Quality & Quantity 35: 91–105, 2001.
© 2001 Kluwer Academic Publishers. Printed in the Netherlands.
Recovering the Metric Structure in Ordinal Data:
Linear Versus Nonlinear Principal Components
MATH J. J. M. CANDEL
Department of Methodology and Statistics, Faculty of Health Sciences, Maastricht University, P.O.
Box 616, 6200 MD Maastricht, The Netherlands, Tel.: +31.43.3882273. Fax: +31.43.3618388.
Abstract. Two techniques for data reduction as part of the SPSS package are compared in a Monte
Carlo study: principal components analysis (PCA) and nonlinear principal components analysis
(NPCA). The relative performance of these techniques in recovering the component scores underly-
ing subjects’ scores on observed ordinal variables is studied for two-dimensional spaces. The relative
performance is examined as a function of (a) the sample size, (b) the number of categories in the
variables, (c) the amount of measurement error, (d) the type of nonlinearity in the data, and (e) the
degree of heterogeneity of the marginal distributions of the variables. As expected, when the sample
size increases the performance of NPCA improves when compared to PCA. For the range of values
considered, there is no effect of the number of categories on the relative performance of PCA and
NPCA. For the other factors the effects are more complicated: adding error does not affect PCA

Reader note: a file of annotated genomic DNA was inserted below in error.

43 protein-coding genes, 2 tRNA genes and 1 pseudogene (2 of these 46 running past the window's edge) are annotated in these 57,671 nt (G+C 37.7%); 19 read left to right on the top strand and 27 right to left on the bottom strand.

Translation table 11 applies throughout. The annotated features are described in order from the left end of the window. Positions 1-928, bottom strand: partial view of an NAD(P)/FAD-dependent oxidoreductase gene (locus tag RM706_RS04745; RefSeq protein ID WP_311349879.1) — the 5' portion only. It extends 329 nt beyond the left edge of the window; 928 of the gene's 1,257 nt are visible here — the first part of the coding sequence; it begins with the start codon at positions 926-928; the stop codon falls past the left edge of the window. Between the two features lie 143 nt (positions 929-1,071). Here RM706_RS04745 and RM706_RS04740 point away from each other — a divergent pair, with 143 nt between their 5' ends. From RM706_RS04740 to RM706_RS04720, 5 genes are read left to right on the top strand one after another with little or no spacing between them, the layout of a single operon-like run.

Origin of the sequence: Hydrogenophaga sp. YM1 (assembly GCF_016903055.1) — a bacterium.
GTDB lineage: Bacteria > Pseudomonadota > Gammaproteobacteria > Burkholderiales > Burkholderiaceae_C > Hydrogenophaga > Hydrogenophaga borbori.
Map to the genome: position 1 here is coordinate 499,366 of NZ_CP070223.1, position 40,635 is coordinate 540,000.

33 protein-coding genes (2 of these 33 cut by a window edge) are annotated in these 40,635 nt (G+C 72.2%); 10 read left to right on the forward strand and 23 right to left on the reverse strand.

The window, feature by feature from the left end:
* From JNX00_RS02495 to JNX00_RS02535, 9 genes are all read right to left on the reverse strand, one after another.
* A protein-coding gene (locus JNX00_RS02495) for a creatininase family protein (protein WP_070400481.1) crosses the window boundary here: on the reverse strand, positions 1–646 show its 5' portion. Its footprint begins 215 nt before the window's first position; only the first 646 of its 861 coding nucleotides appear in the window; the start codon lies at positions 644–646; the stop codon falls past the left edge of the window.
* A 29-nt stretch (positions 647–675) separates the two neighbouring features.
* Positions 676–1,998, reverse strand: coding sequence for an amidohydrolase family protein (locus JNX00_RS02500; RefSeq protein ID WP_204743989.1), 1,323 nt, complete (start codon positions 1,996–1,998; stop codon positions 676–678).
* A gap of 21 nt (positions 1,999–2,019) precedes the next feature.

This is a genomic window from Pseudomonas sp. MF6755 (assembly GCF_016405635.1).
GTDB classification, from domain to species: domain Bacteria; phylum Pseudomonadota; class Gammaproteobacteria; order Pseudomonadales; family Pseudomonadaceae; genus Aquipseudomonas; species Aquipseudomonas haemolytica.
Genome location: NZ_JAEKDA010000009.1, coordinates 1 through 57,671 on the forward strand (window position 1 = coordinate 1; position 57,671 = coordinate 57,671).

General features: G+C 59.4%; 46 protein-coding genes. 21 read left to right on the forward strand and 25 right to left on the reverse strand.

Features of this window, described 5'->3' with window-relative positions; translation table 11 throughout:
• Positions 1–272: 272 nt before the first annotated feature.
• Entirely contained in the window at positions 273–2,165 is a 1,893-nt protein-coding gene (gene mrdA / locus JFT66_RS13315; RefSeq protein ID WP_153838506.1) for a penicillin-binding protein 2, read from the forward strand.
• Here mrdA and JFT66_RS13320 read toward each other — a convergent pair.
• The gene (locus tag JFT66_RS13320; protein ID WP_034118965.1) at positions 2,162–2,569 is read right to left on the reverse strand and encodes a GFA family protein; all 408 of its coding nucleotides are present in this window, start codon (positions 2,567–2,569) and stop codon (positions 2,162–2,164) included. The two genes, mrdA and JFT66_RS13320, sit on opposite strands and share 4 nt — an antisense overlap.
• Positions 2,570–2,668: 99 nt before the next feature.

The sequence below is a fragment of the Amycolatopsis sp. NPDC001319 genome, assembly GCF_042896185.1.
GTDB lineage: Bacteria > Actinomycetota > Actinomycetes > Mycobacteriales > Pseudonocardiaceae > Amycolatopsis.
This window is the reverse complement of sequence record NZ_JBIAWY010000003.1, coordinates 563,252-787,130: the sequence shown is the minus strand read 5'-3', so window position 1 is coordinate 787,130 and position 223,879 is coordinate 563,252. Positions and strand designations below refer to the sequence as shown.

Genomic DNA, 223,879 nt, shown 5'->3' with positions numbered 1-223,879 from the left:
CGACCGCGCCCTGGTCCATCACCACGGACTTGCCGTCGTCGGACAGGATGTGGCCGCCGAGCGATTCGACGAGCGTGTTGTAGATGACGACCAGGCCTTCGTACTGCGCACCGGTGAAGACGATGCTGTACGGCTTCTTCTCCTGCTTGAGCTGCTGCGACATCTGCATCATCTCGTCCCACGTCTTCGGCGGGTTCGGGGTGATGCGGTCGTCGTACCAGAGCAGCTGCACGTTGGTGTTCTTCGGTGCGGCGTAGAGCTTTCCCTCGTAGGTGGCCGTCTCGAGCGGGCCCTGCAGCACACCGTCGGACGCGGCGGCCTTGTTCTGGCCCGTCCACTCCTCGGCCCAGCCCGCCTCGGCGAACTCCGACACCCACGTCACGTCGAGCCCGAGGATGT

as strongly as NPCA, as expected, but not for heterogeneously distributed variables for a particular
form of nonlinearity, in which case NPCA becomes more appropriate. PCA appears to outperform
NPCA for linear data, but also for a substantial number of nonlinear data sets.
Key words: ordinal data, (nonlinear) principal components analysis, questionnaire-based data,
Monte Carlo study
Various analysis techniques aim for reducing a set of variables to a smaller set.
The motivation for employing such a data reduction technique is threefold. First
of all, one may want to simplify the data by obtaining scores on a smaller number
of new variables. These new variables subsequently can be used as input for other
statistical analyses. Secondly, when one has no a priori or strongly held beliefs as
regards the dimensional structure underlying the data, one may want to uncover
the dimensions that may have given rise to the data. Uncovering this structure is
the aim of exploratory multivariate analysis. Thirdly, the newly created variables
resulting from data reduction, may be constrained to be orthogonal, which may
avoid problems relating to multicollinearity in subsequent statistical analyses (Hair
et al., 1998; Sharma, 1996).